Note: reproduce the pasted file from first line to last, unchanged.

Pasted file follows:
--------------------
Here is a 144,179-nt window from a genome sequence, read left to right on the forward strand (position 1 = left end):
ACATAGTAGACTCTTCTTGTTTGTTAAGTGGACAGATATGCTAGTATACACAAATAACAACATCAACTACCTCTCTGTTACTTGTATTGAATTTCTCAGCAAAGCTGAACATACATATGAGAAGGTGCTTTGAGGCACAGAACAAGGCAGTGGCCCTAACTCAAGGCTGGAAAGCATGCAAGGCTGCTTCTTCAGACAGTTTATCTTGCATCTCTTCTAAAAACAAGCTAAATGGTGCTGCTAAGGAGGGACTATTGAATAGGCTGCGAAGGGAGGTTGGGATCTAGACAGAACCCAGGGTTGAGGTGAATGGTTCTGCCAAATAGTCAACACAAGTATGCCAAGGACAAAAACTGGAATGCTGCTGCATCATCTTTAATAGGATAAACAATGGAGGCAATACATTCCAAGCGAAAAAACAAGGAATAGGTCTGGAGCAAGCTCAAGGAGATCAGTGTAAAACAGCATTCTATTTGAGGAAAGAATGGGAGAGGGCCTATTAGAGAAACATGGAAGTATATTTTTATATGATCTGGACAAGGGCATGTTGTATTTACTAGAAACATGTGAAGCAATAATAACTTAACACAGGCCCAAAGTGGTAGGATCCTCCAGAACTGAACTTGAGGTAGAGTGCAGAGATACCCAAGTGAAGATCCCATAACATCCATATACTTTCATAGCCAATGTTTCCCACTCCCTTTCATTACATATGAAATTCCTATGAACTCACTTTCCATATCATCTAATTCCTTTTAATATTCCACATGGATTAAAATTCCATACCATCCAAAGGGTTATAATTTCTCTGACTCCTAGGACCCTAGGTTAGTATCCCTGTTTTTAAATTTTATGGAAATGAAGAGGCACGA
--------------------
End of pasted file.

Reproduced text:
Here is a 144,179-nt window from a genome sequence, read left to right on the forward strand (position 1 = left end):
ACATAGTAGACTCTTCTTGTTTGTTAAGTGGACAGATATGCTAGTATACACAAATAACAACATCAACTACCTCTCTGTTACTTGTATTGAATTTCTCAGCAAAGCTGAACATACATATGAGAAGGTGCTTTGAGGCACAGAACAAGGCAGTGGCCCTAACTCAAGGCTGGAAAGCATGCAAGGCTGCTTCTTCAGACAGTTTATCTTGCATCTCTTCTAAAAACAAGCTAAATGGTGCTGCTAAGGAGGGACTATTGAATAGGCTGCGAAGGGAGGTTGGGATCTAGACAGAACCCAGGGTTGAGGTGAATGGTTCTGCCAAATAGTCAACACAAGTATGCCAAGGACAAAAACTGGAATGCTGCTGCATCATCTTTAATAGGATAAACAATGGAGGCAATACATTCCAAGCGAAAAAACAAGGAATAGGTCTGGAGCAAGCTCAAGGAGATCAGTGTAAAACAGCATTCTATTTGAGGAAAGAATGGGAGAGGGCCTATTAGAGAAACATGGAAGTATATTTTTATATGATCTGGACAAGGGCATGTTGTATTTACTAGAAACATGTGAAGCAATAATAACTTAACACAGGCCCAAAGTGGTAGGATCCTCCAGAACTGAACTTGAGGTAGAGTGCAGAGATACCCAAGTGAAGATCCCATAACATCCATATACTTTCATAGCCAATGTTTCCCACTCCCTTTCATTACATATGAAATTCCTATGAACTCACTTTCCATATCATCTAATTCCTTTTAATATTCCACATGGATTAAAATTCCATACCATCCAAAGGGTTATAATTTCTCTGACTCCTAGGACCCTAGGTTAGTATCCCTGTTTTTAAATTTTATGGAAATGAAGAGGCACGA